CLINTON COUNTY — Out of the three school levies on the Tuesday election ballot, only the Blanchester Local School District income tax levy passed after results came in for Clinton, Warren, Clermont, and Brown counties. According to unofficial results, 732 voted in favor of it, while 716 voted against it.
For the Blanchester additional levy results, 743 voted against it and 711 for it.
“I’m thankful for the ones who voted for the income tax levy but we still have work ahead of us,” said Blanchester Board of Education President John Panetta, adding this was not a permanent plan.
The levy is an annual income tax of 1 percent on earned income of residents of the district. It lasts five years beginning on Jan. 1, 2024. The BOE website says the purpose of it is for current expenses and general “ongoing permanent improvements.”
The second issue is “an additional tax for the purpose of permanent improvements, that the county auditor estimates will collect $1,073,860 annually, at a rate not exceeding 5.20 mills for each $1 of taxable value, which amounts to $182 for each $100,000 of the county auditor’s appraised value, for a period of five years, commencing in 2023, first due in calendar year 2024,” according to the BOE website.
As for the Wilmington City Schools proposed annual income tax, 1,919 (53.34%) voted against it, with 1,679 (46.66%) voting for it, according to unofficial results from the Clinton County Board of Elections.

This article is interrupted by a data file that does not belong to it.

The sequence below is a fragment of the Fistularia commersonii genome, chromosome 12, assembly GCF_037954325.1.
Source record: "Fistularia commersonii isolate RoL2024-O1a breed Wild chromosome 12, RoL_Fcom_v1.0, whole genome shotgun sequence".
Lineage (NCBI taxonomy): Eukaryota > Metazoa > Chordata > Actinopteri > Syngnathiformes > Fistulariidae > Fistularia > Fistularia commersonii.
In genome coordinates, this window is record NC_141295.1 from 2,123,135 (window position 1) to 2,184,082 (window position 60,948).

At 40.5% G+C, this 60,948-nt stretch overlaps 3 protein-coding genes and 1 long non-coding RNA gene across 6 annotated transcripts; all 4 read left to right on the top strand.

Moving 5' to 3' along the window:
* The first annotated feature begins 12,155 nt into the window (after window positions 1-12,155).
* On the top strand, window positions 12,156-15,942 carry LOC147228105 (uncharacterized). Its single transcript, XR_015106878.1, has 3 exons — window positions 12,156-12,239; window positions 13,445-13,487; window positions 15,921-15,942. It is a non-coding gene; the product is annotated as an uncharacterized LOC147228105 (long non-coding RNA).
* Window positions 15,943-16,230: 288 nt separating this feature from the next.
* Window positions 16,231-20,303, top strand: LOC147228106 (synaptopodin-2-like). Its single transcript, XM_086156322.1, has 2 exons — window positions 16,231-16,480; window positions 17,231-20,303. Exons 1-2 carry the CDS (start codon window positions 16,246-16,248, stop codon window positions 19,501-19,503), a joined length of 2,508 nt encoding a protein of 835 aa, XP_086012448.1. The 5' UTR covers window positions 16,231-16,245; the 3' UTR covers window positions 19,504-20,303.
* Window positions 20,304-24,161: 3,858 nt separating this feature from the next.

The proposed annual income tax of .75% would’ve been on the incomes of individuals and estates in the district for five years “or the purpose of current expenses and general ongoing permanent improvements,” according to the Board of Elections (BOE) website.
Wilmington City Schools Superintendent Jim Brady released a statement to the News Journal in reaction to the levy’s failure.
“We are extremely disappointed that the hard work put in each day to improve our schools is not reflected in the results at the polls,” said Brady in his statement. “It’s unfortunate that reducing the 1 percent income tax to a 3/4 percent was not enough to get this levy passed.”
He added that while they’re at a “significant crossroads,” they’ll continue to focus on meeting the educational needs of the students.
“There are tough decisions that will need to be made as a result of the levy failure. We will keep the public informed as we move forward through the process,” he said.
He added they appreciate those who supported the levy, those who worked on the levy committee, and the school staff.
“We will continue to focus on providing an educational environment for the children of Wilmington while we decide the next steps,” he said.
Reach John Hamilton at 937-382-2574